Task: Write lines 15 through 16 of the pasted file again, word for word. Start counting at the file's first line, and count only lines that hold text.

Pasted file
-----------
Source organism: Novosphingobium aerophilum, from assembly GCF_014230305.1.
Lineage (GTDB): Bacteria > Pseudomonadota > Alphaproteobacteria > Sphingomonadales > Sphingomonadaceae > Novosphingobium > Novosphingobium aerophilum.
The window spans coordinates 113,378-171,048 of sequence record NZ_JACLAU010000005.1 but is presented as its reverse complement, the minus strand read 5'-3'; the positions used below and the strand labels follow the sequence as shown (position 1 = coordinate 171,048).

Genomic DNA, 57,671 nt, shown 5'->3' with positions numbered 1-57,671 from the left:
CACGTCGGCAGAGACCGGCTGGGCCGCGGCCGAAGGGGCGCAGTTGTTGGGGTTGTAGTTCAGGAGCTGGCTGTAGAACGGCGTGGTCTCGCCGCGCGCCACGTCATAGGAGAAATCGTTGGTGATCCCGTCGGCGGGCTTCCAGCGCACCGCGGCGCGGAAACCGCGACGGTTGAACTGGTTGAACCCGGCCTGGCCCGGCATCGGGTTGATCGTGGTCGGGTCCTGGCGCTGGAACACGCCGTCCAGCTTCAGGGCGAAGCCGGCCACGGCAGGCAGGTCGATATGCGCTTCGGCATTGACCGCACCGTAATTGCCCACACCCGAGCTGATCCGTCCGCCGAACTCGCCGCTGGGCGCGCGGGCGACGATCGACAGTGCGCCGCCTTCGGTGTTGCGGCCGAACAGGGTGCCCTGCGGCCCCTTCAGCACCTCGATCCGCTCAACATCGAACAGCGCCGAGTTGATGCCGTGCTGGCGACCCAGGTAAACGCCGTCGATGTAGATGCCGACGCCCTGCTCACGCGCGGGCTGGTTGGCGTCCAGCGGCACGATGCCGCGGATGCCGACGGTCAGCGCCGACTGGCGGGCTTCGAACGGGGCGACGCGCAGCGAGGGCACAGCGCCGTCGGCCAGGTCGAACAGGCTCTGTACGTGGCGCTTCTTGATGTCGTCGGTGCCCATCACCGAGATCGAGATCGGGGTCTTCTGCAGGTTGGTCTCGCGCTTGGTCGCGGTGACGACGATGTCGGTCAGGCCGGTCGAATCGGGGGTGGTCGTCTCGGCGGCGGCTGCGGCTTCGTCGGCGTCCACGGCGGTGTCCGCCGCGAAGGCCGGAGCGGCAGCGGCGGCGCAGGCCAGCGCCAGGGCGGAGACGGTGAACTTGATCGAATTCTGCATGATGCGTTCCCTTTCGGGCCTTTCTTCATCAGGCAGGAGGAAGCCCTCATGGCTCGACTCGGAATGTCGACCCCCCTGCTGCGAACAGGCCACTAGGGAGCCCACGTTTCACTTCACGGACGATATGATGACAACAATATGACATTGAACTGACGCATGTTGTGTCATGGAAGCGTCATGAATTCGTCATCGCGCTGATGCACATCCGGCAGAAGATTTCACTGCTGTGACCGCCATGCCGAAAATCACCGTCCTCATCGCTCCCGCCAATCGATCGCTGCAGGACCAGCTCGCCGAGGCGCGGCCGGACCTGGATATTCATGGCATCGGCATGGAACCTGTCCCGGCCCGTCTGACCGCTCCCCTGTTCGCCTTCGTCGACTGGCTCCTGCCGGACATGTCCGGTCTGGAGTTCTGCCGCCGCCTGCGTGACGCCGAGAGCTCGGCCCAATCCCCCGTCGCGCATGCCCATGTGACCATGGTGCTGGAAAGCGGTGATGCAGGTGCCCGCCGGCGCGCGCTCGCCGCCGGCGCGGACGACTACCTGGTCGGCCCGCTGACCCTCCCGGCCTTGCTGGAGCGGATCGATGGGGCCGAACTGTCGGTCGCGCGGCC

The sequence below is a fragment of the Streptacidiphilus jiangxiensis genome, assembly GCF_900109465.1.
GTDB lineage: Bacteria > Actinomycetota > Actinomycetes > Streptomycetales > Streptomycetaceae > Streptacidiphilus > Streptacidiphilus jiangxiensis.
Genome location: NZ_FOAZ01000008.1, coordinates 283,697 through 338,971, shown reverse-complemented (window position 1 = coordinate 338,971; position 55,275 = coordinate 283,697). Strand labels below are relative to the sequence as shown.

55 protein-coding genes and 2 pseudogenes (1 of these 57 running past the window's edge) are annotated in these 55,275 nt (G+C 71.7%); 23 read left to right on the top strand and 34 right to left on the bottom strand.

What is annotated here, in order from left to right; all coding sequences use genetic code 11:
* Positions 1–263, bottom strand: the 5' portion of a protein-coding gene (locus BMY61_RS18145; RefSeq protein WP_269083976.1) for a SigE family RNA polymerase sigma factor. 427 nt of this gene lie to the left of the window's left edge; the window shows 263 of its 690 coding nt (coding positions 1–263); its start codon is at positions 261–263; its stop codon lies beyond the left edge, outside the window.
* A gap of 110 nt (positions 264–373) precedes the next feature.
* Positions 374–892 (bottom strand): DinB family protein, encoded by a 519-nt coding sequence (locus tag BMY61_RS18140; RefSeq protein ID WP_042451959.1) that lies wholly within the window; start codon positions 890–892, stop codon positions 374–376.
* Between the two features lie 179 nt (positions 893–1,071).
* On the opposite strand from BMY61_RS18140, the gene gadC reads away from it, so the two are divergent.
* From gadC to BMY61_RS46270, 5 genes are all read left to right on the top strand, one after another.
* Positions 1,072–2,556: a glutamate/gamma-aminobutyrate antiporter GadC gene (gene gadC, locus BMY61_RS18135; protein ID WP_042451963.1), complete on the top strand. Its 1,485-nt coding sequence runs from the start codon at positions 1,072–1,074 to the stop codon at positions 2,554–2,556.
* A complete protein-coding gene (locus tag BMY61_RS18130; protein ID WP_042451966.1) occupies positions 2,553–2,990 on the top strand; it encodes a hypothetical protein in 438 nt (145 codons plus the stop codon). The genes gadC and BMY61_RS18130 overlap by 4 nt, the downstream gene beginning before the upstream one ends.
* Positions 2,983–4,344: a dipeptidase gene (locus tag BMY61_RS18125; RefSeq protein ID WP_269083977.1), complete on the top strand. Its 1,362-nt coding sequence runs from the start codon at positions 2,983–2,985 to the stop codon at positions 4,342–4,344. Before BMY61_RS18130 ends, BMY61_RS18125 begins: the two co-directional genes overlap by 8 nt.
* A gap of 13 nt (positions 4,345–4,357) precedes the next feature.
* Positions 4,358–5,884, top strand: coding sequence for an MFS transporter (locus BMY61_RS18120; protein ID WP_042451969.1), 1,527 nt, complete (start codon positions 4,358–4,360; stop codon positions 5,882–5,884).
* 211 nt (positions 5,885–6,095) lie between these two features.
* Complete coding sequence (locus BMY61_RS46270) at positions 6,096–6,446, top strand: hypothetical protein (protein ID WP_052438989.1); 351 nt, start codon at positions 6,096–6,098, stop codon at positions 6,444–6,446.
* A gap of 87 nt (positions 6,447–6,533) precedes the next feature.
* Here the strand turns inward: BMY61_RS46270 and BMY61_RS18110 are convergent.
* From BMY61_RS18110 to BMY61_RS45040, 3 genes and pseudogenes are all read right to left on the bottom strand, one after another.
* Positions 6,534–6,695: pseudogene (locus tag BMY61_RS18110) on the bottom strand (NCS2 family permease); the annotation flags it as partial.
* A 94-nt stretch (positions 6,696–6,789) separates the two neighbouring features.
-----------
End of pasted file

* On the opposite strand from BMY61_RS18140, the gene gadC reads away from it, so the two are divergent.
* From gadC to BMY61_RS46270, 5 genes are all read left to right on the top strand, one after another.